More punishment, less default?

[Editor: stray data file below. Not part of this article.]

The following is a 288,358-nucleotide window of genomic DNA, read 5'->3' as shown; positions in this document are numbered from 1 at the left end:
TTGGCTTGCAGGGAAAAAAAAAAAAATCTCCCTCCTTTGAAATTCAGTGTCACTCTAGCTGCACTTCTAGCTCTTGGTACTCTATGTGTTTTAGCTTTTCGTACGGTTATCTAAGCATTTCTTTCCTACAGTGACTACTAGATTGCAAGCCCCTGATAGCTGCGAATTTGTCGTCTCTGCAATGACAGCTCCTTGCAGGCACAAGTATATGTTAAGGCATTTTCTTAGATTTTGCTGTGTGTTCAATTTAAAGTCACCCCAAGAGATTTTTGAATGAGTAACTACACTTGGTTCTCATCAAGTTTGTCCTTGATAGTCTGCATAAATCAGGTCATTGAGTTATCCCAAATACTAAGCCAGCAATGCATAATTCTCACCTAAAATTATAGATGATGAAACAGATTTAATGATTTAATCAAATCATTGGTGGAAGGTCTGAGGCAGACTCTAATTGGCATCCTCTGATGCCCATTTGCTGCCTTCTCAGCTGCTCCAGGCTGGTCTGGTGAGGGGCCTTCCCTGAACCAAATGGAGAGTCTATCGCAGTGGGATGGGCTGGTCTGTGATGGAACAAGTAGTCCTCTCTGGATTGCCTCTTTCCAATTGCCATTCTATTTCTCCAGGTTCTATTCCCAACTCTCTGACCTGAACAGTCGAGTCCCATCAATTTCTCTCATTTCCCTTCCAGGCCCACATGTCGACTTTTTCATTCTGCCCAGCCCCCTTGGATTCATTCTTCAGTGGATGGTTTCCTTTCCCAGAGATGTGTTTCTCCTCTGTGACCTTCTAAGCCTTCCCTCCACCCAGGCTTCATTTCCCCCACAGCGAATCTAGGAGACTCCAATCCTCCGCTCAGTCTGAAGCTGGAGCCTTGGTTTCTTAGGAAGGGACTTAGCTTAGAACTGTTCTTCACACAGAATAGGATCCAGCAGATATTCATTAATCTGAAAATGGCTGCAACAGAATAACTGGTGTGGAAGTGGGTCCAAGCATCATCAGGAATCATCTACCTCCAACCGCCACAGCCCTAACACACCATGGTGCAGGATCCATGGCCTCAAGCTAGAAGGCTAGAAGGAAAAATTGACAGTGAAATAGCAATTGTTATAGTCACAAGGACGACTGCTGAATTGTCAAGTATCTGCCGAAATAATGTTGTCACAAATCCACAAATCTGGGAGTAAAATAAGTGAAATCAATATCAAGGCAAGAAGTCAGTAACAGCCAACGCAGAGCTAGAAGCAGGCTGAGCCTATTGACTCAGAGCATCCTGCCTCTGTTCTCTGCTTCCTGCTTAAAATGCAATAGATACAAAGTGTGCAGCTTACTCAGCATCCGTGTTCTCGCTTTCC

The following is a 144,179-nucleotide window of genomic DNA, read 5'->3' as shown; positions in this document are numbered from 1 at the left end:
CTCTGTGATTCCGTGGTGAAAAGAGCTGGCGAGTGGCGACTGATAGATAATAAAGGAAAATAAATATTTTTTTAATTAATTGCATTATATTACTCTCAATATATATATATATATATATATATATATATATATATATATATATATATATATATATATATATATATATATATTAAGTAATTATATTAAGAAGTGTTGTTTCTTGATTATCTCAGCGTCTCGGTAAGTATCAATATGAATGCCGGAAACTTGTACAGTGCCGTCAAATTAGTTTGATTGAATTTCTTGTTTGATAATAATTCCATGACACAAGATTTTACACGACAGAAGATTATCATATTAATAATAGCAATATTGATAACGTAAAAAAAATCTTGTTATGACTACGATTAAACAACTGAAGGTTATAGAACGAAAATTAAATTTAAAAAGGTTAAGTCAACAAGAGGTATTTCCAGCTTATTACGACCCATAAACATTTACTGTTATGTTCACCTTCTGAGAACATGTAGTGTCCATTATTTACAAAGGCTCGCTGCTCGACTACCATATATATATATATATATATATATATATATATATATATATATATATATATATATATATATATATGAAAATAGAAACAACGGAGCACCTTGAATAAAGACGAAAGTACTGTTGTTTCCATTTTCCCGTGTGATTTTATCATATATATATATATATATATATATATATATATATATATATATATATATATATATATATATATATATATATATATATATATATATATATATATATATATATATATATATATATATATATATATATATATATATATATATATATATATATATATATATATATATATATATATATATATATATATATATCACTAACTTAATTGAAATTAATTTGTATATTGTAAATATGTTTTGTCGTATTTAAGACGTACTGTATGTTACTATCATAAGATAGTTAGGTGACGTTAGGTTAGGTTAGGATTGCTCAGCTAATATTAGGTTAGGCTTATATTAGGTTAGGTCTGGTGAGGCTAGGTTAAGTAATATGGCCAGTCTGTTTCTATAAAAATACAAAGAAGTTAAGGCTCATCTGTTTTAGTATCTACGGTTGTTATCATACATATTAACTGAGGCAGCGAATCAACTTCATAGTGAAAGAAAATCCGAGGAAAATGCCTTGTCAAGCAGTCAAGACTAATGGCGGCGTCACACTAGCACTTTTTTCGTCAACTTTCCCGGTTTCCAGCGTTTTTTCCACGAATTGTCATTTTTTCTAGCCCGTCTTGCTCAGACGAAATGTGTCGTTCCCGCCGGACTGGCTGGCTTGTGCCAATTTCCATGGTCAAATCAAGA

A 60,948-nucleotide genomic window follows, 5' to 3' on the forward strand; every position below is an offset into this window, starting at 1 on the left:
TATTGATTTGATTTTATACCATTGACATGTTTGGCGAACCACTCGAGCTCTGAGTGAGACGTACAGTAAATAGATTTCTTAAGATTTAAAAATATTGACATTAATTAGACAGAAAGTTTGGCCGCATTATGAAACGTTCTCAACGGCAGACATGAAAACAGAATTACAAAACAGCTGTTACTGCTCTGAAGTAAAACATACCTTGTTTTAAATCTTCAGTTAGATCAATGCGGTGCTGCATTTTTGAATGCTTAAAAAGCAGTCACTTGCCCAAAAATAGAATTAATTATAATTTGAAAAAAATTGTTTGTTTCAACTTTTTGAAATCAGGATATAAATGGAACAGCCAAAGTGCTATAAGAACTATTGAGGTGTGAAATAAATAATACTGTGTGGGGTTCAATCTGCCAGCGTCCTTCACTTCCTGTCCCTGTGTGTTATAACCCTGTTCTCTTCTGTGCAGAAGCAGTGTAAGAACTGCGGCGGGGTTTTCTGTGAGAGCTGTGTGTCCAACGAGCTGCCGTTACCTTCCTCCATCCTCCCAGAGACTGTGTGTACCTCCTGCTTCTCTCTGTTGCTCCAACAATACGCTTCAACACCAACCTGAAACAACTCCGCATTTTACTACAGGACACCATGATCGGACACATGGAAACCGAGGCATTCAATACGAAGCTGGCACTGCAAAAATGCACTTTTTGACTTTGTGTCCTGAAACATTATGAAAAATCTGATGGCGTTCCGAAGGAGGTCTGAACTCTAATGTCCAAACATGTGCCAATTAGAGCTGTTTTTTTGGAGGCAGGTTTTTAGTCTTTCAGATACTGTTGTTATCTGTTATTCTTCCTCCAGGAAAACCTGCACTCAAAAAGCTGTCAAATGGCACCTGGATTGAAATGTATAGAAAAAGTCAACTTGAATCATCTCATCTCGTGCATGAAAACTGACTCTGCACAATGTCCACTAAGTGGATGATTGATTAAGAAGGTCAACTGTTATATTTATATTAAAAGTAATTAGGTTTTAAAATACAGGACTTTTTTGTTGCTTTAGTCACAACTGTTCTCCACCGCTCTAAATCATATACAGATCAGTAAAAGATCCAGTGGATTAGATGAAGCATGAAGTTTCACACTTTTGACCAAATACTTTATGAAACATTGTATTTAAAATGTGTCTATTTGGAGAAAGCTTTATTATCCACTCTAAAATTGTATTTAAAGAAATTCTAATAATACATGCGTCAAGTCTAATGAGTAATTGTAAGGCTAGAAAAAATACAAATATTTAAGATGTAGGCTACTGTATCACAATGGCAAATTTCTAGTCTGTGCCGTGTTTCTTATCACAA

The extent of lender recourse following contractual default varies greatly across economies. Intuitively, one would expect these differences to matter for default behavior at the micro-economic level and for equilibrium quantities. The objective of this paper is to study an equilibrium model in the spirit of Dubey et al. (Econometrica 73(1):1–37, 2005 ) where the implications of recourse for default patterns can be characterized. Under plausible conditions, broader recourse causes yields at origination and default rates to fall for a given set of observable borrower characteristics. On the other hand, the effect of broader recourse on average default rates and the quantity of loans issued is deeply ambiguous because the composition of the pool of borrowers can change. Raising the fraction of assets subject to recourse can well increase equilibrium default rates. I discuss the implications of these results for how one should test empirically whether recourse statutes matter for loss severity rates and the frequency of default in secured loan markets. Copyright Springer-Verlag 2012
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